Maternal Stress During Pregnancy and Allergic Diseases in Children During the First Year of Life.
Cast your vote
You can rate an item by clicking the amount of stars they wish to award to this item.
When enough users have cast their vote on this item, the average rating will also be shown.
Your vote was cast
Thank you for your feedback
Thank you for your feedback
AffiliationNofer Institute of Occupational Medicine
MetadataShow full item record
AbstractMany recent studies indicate that prenatal maternal distress increases the risk of allergic diseases in children. The mechanisms that favor it are still unclear.
We aimed to assess the association between exposure to different kinds of prenatal stress and the occurrence of atopic dermatitis, food allergy, wheezing, and recurrent respiratory tract infections in children.
The study population consisted of 370 mother-child pairs from a Polish Mother and Child Cohort (REPRO_PL). The analysis was restricted to the women who worked at least one month during the pregnancy period. Maternal psychological stress during pregnancy was assessed based on the Subjective Work Characteristics Questionnaire, the Perceived Stress Scale, and the Social Readjustment Rating Scale. The presence of atopic dermatitis, food allergy, wheezing, and recurrent respiratory tract infections in children was evaluated by doctors at 12 months of age.
In a univariate model, we showed significant association between maternal life stress (according to the Perceived Stress Scale) and stressful life events (according to the Social Readjustment Rating Scale) and infant wheezing (at least 1 episode of wheezing during the first year of life). A multivariate model of logistic regression analysis revealed that maternal stress during pregnancy, described by the Social Readjustment Rating Scale, increased the risk of wheezing in children (OR 1.09, 95% CI 1.01-1.02) independently from other predictors of wheezing previously determined in this cohort, such as the number of infections and maternal smoking. We observed also significant positive association between maternal life stress during pregnancy measured by the Perceived Stress Scale and the risk of recurrent respiratory tract infections in the first year of life, however it was not significant after adjustment for confounding variables.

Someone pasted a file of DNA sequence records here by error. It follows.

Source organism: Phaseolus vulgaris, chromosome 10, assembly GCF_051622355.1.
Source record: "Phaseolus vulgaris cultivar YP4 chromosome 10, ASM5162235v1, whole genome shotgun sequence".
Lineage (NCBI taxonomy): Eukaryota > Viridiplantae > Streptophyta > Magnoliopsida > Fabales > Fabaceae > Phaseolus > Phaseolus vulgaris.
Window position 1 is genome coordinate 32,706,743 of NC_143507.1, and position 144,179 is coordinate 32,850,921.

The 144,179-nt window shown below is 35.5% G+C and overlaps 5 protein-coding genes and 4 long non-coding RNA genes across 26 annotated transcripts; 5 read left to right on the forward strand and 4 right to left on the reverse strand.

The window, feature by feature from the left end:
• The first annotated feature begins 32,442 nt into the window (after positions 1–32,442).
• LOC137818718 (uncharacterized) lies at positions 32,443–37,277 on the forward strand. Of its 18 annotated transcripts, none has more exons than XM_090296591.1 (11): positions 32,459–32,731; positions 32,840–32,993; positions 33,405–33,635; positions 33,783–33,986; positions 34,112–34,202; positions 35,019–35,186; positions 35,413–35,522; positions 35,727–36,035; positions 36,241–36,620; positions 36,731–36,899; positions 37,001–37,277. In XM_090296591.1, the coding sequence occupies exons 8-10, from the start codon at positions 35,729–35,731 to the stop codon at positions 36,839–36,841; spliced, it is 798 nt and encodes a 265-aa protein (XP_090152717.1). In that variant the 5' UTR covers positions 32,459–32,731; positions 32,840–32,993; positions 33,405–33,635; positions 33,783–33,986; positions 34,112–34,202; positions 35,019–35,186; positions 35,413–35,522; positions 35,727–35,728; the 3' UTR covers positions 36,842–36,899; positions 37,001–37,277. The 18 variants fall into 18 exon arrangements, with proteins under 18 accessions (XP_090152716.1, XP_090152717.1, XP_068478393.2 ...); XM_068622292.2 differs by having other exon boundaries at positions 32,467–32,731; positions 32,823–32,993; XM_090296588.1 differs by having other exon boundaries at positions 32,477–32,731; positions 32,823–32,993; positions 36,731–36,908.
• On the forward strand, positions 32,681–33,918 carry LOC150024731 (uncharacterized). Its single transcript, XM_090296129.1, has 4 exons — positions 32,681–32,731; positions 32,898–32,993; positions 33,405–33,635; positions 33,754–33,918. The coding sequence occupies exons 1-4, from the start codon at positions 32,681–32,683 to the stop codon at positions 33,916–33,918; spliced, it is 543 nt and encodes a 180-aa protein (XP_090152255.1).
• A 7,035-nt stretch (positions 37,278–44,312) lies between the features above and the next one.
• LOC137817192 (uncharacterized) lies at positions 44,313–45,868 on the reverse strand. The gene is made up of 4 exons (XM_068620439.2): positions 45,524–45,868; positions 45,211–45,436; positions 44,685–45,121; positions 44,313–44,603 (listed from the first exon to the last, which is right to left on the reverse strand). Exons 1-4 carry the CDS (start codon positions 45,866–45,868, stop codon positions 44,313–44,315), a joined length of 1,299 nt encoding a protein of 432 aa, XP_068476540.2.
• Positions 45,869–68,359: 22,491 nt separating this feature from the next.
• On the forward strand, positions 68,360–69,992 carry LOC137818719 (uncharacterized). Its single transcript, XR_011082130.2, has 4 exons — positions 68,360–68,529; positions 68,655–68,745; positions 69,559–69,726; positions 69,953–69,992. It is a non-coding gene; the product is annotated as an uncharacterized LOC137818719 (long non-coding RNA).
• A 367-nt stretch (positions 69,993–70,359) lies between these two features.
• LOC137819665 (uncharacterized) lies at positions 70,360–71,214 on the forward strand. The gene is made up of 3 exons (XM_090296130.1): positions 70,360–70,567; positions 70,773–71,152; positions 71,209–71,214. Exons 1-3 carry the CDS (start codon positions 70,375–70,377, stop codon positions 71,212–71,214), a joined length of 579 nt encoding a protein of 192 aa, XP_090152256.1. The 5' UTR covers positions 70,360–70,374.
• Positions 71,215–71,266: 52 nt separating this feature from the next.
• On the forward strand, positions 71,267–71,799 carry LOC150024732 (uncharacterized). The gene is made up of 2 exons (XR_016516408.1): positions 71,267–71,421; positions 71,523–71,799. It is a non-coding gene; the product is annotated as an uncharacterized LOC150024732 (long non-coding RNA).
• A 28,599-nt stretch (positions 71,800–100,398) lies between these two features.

Maternal stress during pregnancy increases the risk of childhood wheezing. The effects of stress during pregnancy on the onset of allergic diseases in children should be developed and translated into early prevention strategies.
CitationRespir Care 2018, 63 (1):70-76
- Risk factors for the development of atopic dermatitis and early wheeze.
- Authors: Stelmach I, Bobrowska-Korzeniowska M, Smejda K, Majak P, Jerzynska J, Stelmach W, Polańska K, Sobala W, Krysicka J, Hanke W
- Issue date: 2014 Sep-Oct
- Cord serum 25-hydroxyvitamin D correlates with early childhood viral-induced wheezing.
- Authors: Stelmach I, Majak P, Jerzynska J, Podlecka D, Stelmach W, Polańska K, Gromadzińska J, Wąsowicz W, Hanke W
- Issue date: 2015 Jan
- The effect of maternal exposure to psychosocial job strain on pregnancy outcomes and child development.
- Authors: Larsen AD
- Issue date: 2015 Feb
- The Cohort for Childhood Origin of Asthma and allergic diseases (COCOA) study: design, rationale and methods.
- Authors: Yang HJ, Lee SY, Suh DI, Shin YH, Kim BJ, Seo JH, Chang HY, Kim KW, Ahn K, Shin YJ, Lee KS, Lee CM, Oh SY, Kim H, Leem JH, Kim HC, Kim EJ, Lee JS, Hong SJ
- Issue date: 2014 Jul 3
- Parental psychological distress during pregnancy and wheezing in preschool children: the Generation R Study.
- Authors: Guxens M, Sonnenschein-van der Voort AM, Tiemeier H, Hofman A, Sunyer J, de Jongste JC, Jaddoe VW, Duijts L
- Issue date: 2014 Jan